December 9, 2021

Gordon One of Two Private Colleges in Massachusetts to Not Implement a Vaccine Mandate

Kenny Kidd '22

As students return to campus for the start of the academic year, discussions about the new Covid policies have sparked a wide range of responses to the college’s precautions against the Delta Variant. Currently effective policies (as of 9/6/21) are as follows:  

  • Students must provide a negative Covid test before arriving on campus, unless they have contracted Covid up to 90 days before arrival. 
  • Resident students must complete daily wellness checks and weekly all-hall Covid testing. 
  • Students must wear masks indoors at all times unless eating or drinking. Social distancing and wearing masks within six feet of others outside are no longer required.  

Notably, the college has not implemented a mandatory vaccination policy for students attending classes in-person. Despite this, Gordon College has strongly encouraged students to receive the vaccine, and has allowed vaccinated students to forego cautionary holds while waiting for a PCR test, should their hall test positive. On August 31st, the college hosted a vaccine informational webinar featuring Dr. Story and Dr. Keller to answer questions and concerns about the Covid vaccine. Following the webinar, Gordon College offered a free clinic for students to receive the Pfizer vaccine on September 2nd and 23rd.     

This choice, made to respect the autonomy of any students who have objections to getting the vaccine, differs greatly from the policies of surrounding colleges. Every private university in the city of Boston, as well as the state of Massachusetts, is maintaining very strict Covid-19 policies, including mandated vaccination, masks indoors (and often, outdoors), and social distancing (further information on the policies of these colleges can be found here: https://www.wbur.org/news/2021/07/28/higher-ed-vaccine-policies). 

The only exception to this is the Benjamin Franklin Institute of Technology (BFIT), which, like Gordon College, is recommending but not mandating vaccination for students and faculty. Massachusetts community colleges are also not implementing a vaccine mandate; the reason provided by The Massachusetts Association of Community Colleges is that they must “meet the needs of all our students, who are often from the communities hit hardest by this pandemic and facing disproportionate access to the Covid-19 vaccine.” BFIT has not put out a statement on why they are not mandating vaccinations.  

When asked to comment on Gordon’s Covid policies, Rick Sweeney, VP of Marketing and External Relations, spoke on behalf of the college’s Covid-19 Taskforce, saying: 

“The College has been consistent since the spring in strongly encouraging all who are able to do so within our campus community to be vaccinated against COVID-19, but without a mandate. This has been the approach among [the] majority of our peer schools within the CCCU, as one frame of reference. With the variants that can infect those who are vaccinated, the vaccine is not the “cure all” solution to the pandemic. So Gordon has also emphasized the importance of a layered approach with multiple protocols (including the indoor masking mandate), while continuing to strongly recommend the vaccine as well as providing education to our community on the best way to protect yourself since COVID-19 is not going away anytime soon.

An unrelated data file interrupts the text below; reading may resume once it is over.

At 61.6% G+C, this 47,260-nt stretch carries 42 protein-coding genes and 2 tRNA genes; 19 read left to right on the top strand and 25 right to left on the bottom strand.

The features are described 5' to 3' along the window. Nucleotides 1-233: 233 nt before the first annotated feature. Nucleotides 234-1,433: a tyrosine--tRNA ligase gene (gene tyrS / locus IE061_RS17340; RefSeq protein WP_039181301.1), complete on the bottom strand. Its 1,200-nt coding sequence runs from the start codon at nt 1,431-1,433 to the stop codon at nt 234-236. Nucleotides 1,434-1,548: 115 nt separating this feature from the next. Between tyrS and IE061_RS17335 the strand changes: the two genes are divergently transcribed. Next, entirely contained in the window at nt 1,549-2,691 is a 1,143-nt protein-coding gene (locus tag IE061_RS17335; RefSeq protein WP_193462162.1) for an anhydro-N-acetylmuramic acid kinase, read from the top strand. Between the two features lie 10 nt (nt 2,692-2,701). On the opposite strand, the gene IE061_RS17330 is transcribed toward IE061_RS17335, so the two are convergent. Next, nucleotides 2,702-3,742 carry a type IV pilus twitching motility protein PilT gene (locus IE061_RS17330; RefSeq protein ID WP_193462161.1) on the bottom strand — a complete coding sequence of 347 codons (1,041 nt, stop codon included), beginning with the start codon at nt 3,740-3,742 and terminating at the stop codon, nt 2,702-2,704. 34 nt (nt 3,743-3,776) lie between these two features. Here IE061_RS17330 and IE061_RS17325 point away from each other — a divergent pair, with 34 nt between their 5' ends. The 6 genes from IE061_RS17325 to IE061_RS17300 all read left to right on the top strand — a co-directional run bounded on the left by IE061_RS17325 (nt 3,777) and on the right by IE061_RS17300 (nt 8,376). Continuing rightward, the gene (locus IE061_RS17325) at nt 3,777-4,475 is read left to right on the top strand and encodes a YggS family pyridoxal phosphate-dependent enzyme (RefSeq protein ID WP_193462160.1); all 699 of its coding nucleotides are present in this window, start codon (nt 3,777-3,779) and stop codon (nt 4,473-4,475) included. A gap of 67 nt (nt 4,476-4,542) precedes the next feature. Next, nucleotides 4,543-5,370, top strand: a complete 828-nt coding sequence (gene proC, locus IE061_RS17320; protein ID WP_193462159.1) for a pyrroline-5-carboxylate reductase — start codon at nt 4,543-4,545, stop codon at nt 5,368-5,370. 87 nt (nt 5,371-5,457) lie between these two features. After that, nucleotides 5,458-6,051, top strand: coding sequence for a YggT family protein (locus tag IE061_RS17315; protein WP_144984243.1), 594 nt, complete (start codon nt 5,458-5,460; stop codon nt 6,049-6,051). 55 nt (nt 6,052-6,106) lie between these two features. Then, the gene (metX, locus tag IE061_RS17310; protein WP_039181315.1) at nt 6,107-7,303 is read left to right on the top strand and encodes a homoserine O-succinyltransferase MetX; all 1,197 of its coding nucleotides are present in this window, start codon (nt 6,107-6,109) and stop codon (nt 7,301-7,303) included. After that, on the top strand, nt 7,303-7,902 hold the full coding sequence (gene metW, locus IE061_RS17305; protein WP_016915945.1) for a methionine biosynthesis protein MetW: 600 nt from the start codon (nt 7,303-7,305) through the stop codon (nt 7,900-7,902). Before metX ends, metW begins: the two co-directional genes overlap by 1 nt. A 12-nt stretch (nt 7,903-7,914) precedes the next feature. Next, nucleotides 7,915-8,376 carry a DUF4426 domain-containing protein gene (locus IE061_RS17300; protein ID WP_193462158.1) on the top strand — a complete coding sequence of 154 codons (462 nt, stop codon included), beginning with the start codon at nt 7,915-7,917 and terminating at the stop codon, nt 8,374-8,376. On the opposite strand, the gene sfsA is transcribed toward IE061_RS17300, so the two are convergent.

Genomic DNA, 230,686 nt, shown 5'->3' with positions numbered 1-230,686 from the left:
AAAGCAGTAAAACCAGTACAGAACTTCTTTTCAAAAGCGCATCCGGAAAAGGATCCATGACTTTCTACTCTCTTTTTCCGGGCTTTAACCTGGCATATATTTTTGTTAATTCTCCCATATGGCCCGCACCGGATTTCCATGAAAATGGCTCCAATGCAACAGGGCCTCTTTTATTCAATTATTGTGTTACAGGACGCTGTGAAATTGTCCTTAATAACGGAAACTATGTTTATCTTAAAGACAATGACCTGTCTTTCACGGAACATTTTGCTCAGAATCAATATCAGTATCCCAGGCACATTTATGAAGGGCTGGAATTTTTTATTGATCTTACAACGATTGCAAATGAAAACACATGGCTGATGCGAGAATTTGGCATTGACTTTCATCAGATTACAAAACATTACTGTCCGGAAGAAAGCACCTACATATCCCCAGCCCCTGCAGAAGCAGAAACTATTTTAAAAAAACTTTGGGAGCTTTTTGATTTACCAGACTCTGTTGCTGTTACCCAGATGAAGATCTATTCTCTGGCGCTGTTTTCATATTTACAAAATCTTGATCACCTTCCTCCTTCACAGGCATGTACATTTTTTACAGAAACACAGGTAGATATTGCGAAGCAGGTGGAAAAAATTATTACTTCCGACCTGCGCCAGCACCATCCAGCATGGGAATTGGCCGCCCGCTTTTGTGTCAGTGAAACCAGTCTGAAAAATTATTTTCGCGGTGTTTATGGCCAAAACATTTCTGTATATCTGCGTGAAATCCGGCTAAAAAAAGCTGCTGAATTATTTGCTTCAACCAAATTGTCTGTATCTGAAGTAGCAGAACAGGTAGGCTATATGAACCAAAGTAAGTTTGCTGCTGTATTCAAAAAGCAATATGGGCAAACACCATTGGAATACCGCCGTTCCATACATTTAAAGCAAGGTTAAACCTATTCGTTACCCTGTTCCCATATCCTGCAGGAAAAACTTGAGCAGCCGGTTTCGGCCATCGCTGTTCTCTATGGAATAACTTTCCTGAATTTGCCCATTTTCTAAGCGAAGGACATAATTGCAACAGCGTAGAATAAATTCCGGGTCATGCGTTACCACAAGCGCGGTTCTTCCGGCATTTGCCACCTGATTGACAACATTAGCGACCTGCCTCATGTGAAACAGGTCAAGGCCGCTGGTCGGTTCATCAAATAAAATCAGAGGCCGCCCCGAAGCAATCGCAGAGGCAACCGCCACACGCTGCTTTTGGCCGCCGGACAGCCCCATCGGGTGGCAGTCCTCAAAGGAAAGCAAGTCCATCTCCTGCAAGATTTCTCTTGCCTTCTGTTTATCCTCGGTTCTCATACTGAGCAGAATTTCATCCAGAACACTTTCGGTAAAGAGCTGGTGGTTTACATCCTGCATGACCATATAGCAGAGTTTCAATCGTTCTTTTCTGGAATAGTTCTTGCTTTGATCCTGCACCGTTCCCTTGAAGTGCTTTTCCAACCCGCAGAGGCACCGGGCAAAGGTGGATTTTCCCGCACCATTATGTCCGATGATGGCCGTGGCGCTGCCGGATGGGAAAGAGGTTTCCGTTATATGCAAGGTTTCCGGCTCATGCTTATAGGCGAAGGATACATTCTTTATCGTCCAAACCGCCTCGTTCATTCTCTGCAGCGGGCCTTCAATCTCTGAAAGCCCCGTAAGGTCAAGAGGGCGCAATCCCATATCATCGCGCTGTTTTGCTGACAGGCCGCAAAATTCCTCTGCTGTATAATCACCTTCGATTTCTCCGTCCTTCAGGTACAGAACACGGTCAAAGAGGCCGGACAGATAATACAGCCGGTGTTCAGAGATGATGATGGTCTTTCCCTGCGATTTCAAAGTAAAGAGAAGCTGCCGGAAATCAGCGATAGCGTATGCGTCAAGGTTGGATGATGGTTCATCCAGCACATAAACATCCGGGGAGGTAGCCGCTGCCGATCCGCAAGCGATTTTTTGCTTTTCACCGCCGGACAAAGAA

“We are very pleased that around 70% of our students came to Gordon fully vaccinated prior to the start of the semester (per the anonymous surveys we conducted over the summer), and over 60 students came to the vaccine clinic we held last week. We expect in the next month, that we could be somewhere between 77%-80% of our students fully vaccinated even without a mandate. The percentages are even higher among staff and among faculty.”

Since August 23rd, 15 of Gordon’s 1451 in-person undergraduate students have tested positive for COVID-19, creating a cumulative positive test percentage of 0.54% from 2797 tests, as can be found on Gordon College’s Covid-19 Dashboard page. Several floors have been put on cautionary hold due to these positive cases. Meanwhile, MIT conducted 25,964 tests in the previous 7 days (as of September 2nd), and found 18 positive cases, yielding a percentage of 0.07% positive tests for students on campus. Although it is possible for someone who has been vaccinated to contract Covid-19, the illness is far less severe, and immensely less likely to be contracted. With masks required indoors, daily wellness checks, and weekly Covid testing, however, Gordon College remains hopeful that these policies will lessen the effect of the pandemic, and is optimistic that by the spring semester, life on campus will return to normal. 

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